Wisconsin ranks 25th in rebounding margin with a plus-6 advantage. The combination of Nigel Hayes and Frank Kaminsky combine to collect 42.7 percent of the teams 33.7 rebounds a game. For the Badgers to have an edge, the duo will have to aggressively attack the rim and consistently find ways of grabbing offensive rebounds to help wear down Coastal Carolina’s defense over the course of the game.

In Wisconsin’s most recent matchup, despite having the height advantage, the Badgers lost the rebounding battle to an athletic Michigan State squad, including getting only four offensive rebounds. The Spartans’ frontcourt is more athletic than Coastal Carolina, but the Chanticleers’ aggressive style has allowed them to win a fair number of rebounding battles.

In particular Wisconsin will have to be ready for the 6-7 Badou Diagne, as he leads the team with 7.4 offensive rebounds a game. The junior has registered nine double-double, 11 games of double-digit rebounds and has had success against teams in the power five conference this season (11 vs. UCLA, 10 vs. Ole Miss, 9 vs. Auburn). Whoever is responsible to box out Diagne will need to limit good angle to the rim and be physical.

3-pointer: Slowing down Coastal Carolina’s guard play

The guards for Wisconsin will have to be careful of Gillis and Racine native Josh Cameron, as the duo average a combined 26 points a game. Gillis shoots 43.2 percent from the field while Cameron shoots at a 42.4 percent clip. Both have shown the capability of making the difficult shot, even with is a hand in their face.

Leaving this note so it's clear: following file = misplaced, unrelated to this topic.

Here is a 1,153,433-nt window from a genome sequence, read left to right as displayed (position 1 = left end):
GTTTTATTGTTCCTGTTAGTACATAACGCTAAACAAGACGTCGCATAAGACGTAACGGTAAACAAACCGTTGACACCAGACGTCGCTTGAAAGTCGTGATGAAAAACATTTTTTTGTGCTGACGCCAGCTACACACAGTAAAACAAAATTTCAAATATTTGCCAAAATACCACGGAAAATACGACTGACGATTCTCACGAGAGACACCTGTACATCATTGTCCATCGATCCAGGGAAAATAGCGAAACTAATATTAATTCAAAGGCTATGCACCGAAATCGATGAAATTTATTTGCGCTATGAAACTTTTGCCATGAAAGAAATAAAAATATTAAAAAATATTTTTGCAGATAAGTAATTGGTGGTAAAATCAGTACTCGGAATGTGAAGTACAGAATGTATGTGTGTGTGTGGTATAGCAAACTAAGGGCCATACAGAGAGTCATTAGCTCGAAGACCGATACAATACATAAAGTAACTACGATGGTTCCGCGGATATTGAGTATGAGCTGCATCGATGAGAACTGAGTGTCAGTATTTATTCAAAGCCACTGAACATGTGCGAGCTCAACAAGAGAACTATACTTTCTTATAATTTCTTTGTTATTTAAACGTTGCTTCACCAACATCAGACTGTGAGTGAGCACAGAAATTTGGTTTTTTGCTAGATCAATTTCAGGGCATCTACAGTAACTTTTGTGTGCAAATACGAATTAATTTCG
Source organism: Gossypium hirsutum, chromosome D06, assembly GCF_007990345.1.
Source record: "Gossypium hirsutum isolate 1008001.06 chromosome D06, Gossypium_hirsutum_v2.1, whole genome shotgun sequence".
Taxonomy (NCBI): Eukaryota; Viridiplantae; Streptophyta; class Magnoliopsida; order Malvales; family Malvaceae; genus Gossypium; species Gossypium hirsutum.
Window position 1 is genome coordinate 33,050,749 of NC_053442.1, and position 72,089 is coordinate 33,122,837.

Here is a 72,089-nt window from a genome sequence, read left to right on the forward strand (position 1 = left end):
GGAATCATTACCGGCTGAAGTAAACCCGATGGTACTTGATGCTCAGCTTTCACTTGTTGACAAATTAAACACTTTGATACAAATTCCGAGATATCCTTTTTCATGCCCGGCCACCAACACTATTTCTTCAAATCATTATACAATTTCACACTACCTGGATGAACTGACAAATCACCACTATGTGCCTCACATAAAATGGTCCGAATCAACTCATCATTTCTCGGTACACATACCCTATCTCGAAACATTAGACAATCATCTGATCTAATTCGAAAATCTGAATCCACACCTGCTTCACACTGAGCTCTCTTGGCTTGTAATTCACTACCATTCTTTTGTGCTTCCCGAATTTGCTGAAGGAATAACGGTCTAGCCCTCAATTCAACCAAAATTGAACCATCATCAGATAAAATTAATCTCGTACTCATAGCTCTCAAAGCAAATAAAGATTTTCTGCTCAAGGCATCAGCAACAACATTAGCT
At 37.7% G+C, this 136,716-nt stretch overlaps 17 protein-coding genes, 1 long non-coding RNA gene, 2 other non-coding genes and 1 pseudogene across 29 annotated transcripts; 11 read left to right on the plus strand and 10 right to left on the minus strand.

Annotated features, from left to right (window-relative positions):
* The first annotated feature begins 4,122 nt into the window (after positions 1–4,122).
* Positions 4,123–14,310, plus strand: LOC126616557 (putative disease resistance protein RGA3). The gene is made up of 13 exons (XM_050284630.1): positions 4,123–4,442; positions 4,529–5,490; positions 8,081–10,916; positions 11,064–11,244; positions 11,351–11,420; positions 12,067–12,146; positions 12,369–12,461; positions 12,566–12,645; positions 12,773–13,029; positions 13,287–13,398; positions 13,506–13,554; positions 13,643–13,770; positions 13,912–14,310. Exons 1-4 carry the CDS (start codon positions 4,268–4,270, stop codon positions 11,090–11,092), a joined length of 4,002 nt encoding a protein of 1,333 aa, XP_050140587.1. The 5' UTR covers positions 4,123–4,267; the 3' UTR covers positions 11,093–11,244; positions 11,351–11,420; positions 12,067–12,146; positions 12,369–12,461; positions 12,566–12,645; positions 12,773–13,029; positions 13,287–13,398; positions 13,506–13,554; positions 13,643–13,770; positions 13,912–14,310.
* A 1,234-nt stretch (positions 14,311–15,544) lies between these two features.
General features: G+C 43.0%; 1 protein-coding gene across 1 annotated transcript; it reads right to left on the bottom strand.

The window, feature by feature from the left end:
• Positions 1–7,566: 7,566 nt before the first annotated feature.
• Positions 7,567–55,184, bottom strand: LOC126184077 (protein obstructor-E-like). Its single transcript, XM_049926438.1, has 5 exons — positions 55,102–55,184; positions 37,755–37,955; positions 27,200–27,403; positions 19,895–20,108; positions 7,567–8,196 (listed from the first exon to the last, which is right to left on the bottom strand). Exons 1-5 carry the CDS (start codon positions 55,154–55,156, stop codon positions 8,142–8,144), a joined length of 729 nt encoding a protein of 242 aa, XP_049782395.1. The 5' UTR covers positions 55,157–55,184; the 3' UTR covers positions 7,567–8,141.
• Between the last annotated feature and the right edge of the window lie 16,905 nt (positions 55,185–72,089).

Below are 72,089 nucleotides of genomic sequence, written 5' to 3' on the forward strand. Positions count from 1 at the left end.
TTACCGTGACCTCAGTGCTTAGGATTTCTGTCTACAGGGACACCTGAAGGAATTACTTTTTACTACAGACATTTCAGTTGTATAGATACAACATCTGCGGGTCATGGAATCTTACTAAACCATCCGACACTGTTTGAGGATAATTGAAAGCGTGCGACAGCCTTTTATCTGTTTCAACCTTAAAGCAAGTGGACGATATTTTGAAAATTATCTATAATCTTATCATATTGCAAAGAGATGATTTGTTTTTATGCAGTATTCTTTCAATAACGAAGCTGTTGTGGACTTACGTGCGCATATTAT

If Wisconsin allows either one to get into a rhythm it could mean trouble for the UW defense. Gasser has played terrific defense as of late, as he was able to hold Michigan State’s Travis Trice to six points after he scored a minimum of 16 points in eight straight games.

Gasser was able to play Trice aggressive throughout the tournament finals and made sure to keep a hand in his face to try and make him uncomfortable whenever he touched the ball. It’s a recipe that Gasser will have to continue to follow considering the Chanticleers have four players who average double figures in scoring.

While Gillis shoots a good percentage, he has struggled to shoot from 3-point range, averaging just 31 percent for the season and 31.6 percent for his career. If Wisconsin limits driving lanes, it will limit Gillis’ options on offense, especially since he loves driving the ball and drawing fouls. On the season, Gillis is shooting 87 percent from the free throw line.

Koenig will likely be assigned to Cameron, who is a better 3-point shooter than his teammate. While Cameron has the ability to attack the lane, he is making 36.5 percent from 3-point range this year and averages close to two made 3s a game.

If Koenig and Gasser prevent Cameron or Gillis from getting behind the defense, limiting rebounds and pushing tempo in transition, Wisconsin will be able to avoid the historic upset.